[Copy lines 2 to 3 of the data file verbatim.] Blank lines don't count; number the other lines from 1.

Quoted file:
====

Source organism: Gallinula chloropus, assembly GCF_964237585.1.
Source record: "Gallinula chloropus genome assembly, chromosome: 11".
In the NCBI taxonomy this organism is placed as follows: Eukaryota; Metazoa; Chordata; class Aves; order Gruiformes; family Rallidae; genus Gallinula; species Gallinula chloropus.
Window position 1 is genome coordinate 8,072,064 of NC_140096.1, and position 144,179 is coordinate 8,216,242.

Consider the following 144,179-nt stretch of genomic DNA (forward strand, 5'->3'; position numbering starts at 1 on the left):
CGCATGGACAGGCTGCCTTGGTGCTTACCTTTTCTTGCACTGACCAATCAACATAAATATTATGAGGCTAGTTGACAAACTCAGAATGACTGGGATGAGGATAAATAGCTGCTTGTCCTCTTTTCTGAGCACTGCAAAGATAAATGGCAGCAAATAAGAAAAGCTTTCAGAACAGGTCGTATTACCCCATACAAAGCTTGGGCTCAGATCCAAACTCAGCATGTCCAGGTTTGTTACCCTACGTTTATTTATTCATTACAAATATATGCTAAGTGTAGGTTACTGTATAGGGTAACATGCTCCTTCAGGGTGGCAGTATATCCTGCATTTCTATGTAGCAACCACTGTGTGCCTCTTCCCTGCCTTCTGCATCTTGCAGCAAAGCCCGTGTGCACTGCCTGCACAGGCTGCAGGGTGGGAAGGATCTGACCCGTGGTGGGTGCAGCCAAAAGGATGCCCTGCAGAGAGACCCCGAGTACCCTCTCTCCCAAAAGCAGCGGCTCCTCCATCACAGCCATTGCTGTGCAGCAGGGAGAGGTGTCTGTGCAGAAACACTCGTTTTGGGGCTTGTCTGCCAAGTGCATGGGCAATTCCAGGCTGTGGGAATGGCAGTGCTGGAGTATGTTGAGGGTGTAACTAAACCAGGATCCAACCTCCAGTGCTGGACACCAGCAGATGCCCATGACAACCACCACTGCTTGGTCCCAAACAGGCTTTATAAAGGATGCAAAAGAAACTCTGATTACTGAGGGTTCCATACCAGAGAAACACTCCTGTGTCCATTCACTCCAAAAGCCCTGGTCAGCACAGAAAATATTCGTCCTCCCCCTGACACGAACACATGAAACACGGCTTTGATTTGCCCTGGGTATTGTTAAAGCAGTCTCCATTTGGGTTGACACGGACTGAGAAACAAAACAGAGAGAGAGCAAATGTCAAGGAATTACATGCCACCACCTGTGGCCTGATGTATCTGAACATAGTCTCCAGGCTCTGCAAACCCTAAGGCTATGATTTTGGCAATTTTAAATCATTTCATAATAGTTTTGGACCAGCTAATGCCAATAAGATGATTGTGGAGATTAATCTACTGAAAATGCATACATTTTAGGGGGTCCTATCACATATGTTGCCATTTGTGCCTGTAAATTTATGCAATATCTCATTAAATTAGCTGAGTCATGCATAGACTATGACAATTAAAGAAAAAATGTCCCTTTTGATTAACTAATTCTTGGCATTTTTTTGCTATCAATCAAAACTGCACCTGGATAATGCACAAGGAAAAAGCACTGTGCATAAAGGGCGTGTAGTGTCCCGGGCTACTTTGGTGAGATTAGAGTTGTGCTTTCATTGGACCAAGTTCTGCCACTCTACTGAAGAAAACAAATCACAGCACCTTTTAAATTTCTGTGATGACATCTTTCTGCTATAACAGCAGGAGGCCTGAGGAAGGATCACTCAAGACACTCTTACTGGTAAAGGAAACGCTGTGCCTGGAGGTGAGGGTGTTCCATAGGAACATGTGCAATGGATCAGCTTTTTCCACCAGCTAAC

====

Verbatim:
Source record: "Gallinula chloropus genome assembly, chromosome: 11".
In the NCBI taxonomy this organism is placed as follows: Eukaryota; Metazoa; Chordata; class Aves; order Gruiformes; family Rallidae; genus Gallinula; species Gallinula chloropus.